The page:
MP-1 Biofeedback: Pattern Stimulus Versus Audio-feedback in AMD
|First Submitted Date ICMJE||November 17, 2010|
|First Posted Date ICMJE||November 18, 2010|
|Last Update Posted Date||November 18, 2010|
|Start Date ICMJE||Not Provided|
|Primary Completion Date||Not Provided|
|Current Primary Outcome Measures ICMJE
||improvement of visual acuity|
|Original Primary Outcome Measures ICMJE||Same as current|
|Change History||No Changes Posted|
|Current Secondary Outcome Measures ICMJE
||improvement of retinal sensitivity|
|Original Secondary Outcome Measures ICMJE||Same as current|
|Current Other Outcome Measures ICMJE||Not Provided|
|Original Other Outcome Measures ICMJE||Not Provided|
|Brief Title ICMJE||MP-1 Biofeedback: Pattern Stimulus Versus Audio-feedback in AMD|
|Official Title ICMJE||MP-1 Biofeedback: Pattern Stimulus Versus Audio-feedback in Age Related Macular Degeneration (AMD)|
Biofeedback techniques have demonstrated their uselfulness in the treatment of maculopathies. We wanted to evaluate the efficacy of visual rehabilitation by means of two different types of biofeedback techniques in patients with age related macular degeneration (AMD).
30 patients bilaterally affected by AMD were enrolled with a mean age of 76,38±8,77 yrs. Patients were randomly divided in two groups: Group A was treated with an acoustic biofeedback, Group B with luminous biofeedback of a black and white checkerboard flickering during the examination. All patients underwent a complete ophthalmological examination. Rehabilitation consisted in 12 training sessions of 10 minutes for each eye performed once a week for both groups. Statistical analysis was performed using t- test. P values less than 0.05 were considered statistically significant.
Group A: visual acuity at the end of rehabilitation had improved, but this result was not statistically significant (p=0.054), reading speed showed a significant statistical improvement (p=0.031), as well as the fixation stability (p=0.0023) and single point mean retinal sensitivity value (p=0.044).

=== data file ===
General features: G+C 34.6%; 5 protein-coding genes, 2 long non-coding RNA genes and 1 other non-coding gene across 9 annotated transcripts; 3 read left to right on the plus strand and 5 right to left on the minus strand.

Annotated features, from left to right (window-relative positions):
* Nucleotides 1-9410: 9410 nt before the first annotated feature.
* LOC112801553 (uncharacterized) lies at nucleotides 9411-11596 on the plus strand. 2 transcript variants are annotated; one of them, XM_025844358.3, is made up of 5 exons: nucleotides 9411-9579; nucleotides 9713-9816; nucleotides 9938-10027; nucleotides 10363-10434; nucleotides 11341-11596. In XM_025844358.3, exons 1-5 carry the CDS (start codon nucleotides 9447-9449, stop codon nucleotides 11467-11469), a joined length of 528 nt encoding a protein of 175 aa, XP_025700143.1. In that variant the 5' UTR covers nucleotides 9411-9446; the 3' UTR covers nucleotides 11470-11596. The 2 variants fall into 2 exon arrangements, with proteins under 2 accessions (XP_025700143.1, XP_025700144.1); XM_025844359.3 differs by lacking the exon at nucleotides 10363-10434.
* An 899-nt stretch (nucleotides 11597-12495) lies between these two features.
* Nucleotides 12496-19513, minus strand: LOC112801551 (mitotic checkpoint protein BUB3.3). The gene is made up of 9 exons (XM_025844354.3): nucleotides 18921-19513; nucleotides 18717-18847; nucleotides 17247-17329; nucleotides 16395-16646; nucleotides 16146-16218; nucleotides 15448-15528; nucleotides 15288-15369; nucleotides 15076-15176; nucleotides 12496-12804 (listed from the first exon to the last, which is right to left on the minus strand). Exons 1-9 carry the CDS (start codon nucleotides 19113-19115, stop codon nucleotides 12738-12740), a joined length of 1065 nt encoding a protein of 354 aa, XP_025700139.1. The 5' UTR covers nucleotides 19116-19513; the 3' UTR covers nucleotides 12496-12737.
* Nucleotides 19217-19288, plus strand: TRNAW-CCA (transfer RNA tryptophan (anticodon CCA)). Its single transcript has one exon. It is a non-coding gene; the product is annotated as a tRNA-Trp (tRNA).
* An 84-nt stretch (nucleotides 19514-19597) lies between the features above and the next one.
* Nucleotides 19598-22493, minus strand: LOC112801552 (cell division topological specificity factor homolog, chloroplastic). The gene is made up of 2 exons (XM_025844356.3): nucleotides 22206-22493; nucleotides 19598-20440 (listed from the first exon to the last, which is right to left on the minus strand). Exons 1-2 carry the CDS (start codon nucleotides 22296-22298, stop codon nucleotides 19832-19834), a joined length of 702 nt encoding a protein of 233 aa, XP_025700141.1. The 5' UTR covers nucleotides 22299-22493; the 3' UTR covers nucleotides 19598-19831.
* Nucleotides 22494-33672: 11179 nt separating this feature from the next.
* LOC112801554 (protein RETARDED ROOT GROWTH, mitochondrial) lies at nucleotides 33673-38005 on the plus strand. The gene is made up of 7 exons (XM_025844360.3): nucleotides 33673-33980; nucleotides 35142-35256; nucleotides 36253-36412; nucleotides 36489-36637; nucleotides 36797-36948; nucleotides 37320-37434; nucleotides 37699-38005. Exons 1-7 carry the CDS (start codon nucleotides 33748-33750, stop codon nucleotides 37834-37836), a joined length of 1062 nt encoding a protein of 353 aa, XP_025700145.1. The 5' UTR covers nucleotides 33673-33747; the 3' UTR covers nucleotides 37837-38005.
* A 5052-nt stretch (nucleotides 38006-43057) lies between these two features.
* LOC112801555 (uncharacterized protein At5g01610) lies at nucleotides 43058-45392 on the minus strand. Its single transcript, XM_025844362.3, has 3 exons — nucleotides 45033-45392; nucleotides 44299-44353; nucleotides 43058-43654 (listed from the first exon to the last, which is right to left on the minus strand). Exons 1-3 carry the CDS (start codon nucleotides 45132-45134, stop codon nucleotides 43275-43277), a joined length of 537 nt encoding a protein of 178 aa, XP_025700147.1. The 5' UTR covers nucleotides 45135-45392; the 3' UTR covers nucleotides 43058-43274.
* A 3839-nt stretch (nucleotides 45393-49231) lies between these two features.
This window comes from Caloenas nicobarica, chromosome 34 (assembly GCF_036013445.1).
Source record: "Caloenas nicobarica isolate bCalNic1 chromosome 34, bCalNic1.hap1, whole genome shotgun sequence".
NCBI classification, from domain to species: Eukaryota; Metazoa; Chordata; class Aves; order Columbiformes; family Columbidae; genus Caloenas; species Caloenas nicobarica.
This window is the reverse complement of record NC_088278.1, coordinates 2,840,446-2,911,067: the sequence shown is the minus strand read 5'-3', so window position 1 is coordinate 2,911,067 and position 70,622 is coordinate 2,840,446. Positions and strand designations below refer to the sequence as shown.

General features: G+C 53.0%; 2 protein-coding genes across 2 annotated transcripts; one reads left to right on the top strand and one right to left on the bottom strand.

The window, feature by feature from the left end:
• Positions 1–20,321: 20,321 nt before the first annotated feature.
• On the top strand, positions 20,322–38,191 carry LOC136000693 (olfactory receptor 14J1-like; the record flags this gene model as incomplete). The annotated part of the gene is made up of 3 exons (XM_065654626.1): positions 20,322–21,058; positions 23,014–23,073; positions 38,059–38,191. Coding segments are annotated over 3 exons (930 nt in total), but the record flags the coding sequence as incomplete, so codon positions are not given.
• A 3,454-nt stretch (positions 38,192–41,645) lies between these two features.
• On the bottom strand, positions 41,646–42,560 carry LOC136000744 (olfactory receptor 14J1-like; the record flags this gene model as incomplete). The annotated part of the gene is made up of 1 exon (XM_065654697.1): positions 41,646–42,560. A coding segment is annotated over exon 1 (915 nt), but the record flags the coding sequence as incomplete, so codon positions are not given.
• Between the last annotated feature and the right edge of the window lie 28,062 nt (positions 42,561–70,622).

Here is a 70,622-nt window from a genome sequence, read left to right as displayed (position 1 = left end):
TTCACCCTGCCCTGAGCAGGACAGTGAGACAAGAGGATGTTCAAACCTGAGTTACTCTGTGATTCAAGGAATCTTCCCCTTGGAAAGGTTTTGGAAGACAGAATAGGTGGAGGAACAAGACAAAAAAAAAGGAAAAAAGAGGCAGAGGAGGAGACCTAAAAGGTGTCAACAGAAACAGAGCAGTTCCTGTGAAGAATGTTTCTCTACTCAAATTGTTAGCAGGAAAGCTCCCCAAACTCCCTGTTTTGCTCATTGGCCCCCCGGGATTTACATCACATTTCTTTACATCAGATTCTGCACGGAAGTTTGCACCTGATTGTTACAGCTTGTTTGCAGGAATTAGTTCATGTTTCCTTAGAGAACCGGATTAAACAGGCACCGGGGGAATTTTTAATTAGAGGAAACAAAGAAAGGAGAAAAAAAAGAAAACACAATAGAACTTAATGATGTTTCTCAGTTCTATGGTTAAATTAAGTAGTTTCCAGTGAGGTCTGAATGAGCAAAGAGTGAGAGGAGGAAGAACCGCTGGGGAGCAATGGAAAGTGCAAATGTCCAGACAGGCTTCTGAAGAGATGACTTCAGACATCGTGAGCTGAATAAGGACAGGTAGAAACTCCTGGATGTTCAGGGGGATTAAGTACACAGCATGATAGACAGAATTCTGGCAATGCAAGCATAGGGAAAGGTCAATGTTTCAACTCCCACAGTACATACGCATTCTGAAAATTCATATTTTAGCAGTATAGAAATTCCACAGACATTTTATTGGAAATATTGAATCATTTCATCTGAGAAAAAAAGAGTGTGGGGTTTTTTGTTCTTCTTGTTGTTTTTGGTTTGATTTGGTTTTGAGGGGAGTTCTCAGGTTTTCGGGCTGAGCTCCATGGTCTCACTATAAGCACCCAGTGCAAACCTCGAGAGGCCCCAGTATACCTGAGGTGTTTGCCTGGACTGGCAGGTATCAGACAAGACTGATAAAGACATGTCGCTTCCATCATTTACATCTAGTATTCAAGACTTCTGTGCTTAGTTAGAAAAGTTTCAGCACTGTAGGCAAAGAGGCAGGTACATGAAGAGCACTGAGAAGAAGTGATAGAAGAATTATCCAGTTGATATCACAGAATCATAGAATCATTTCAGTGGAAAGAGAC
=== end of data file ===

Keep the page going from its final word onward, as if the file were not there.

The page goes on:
Group B: visual acuity improvement at the end of rehabilitation was statistically significant (p=0.048), reading speed showed a statistically significant improvement (p=0.024), as well as fixation stability (p=0.0012) and mean single point retinal sensitivity value (p=0.027). Final results for both groups were compared and patients in group B showed results which were statistically more significant.
A contrast rich flickering biofeedback stimulus showed a statistically significant improvement in training the patients to modify their preferred retinal locus (PRL) in comparison to acoustic biofeedback. It is possible that increased involvement of the various retinal cell populations with visual stimuli create more efficient ganglion cell response that better utilize the residual retinal function.
|Detailed Description||Not Provided|
|Study Type ICMJE||Interventional|
|Study Phase||Not Provided|
|Study Design ICMJE||Not Provided|
|Condition ICMJE||Age Related Macular Degeneration|
|Intervention ICMJE||Behavioral: biofeedback training|
|Study Arms||Not Provided|
|Publications *||Vingolo EM, Salvatore S, Limoli PG. MP-1 biofeedback: luminous pattern stimulus versus acoustic biofeedback in age related macular degeneration (AMD). Appl Psychophysiol Biofeedback. 2013 Mar;38(1):11-6. doi: 10.1007/s10484-012-9203-4.|
* Includes publications given by the data provider as well as publications identified by ClinicalTrials.gov Identifier (NCT Number) in Medline.
|Recruitment Status ICMJE||Completed|
|Enrollment ICMJE||Not Provided|
|Completion Date||Not Provided|
|Primary Completion Date||Not Provided|
|Eligibility Criteria ICMJE||
Diagnosis of neovascular AMD was based on a complete ophthalmological examination including anterior and posterior segment biomicroscopy, Fluorescein Angiography (Heidelberg HRA2 FA module Heidelberg Germany), spectral domain OCT (Heidelberg HRA-2 OCT module Heidelberg Germany), microperimetry with MP-1 (NIDEK Technologies Padua Italy).
|Ages||56 Years to 89 Years (Adult, Senior)|
|Accepts Healthy Volunteers||Not Provided|
|Contacts ICMJE||Contact information is only displayed when the study is recruiting subjects|
|Listed Location Countries ICMJE||Italy|
|Removed Location Countries|
|NCT Number ICMJE||NCT01243645|
|Other Study ID Numbers ICMJE||BIO0110|
|Has Data Monitoring Committee||No|
|U.S. FDA-regulated Product||Not Provided|
|IPD Sharing Statement||Not Provided|
|Responsible Party||Not Provided|
|Study Sponsor ICMJE||University of Roma La Sapienza|
|Collaborators ICMJE||Not Provided|
|Investigators ICMJE||Not Provided|
|PRS Account||University of Roma La Sapienza|
|Verification Date||September 2010|
ICMJE Data element required by the International Committee of Medical Journal Editors and the World Health Organization ICTRP